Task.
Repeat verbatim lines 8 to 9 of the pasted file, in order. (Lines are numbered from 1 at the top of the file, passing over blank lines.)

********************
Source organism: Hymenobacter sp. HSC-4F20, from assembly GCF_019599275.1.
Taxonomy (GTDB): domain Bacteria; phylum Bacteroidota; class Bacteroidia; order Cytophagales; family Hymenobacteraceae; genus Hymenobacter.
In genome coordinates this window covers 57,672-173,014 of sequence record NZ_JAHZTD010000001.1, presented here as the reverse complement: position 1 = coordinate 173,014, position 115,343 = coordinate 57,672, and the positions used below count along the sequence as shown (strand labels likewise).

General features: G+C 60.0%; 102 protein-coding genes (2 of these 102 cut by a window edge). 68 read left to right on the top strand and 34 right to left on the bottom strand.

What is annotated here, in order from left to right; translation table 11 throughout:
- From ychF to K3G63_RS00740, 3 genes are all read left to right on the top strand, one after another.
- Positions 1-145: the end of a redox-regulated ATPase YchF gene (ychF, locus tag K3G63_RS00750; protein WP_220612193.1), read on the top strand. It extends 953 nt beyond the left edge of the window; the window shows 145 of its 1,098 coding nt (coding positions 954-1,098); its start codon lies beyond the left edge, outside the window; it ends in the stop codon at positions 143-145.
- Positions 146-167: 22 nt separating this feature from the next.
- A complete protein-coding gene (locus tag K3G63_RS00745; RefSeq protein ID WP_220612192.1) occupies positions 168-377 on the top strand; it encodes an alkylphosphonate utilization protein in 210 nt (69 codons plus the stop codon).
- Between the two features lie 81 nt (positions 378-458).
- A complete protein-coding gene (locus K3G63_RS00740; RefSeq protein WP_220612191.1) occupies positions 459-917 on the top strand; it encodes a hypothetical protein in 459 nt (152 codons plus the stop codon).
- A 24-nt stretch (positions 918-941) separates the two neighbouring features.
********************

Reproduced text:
- Positions 146-167: 22 nt separating this feature from the next.
- A complete protein-coding gene (locus tag K3G63_RS00745; RefSeq protein ID WP_220612192.1) occupies positions 168-377 on the top strand; it encodes an alkylphosphonate utilization protein in 210 nt (69 codons plus the stop codon).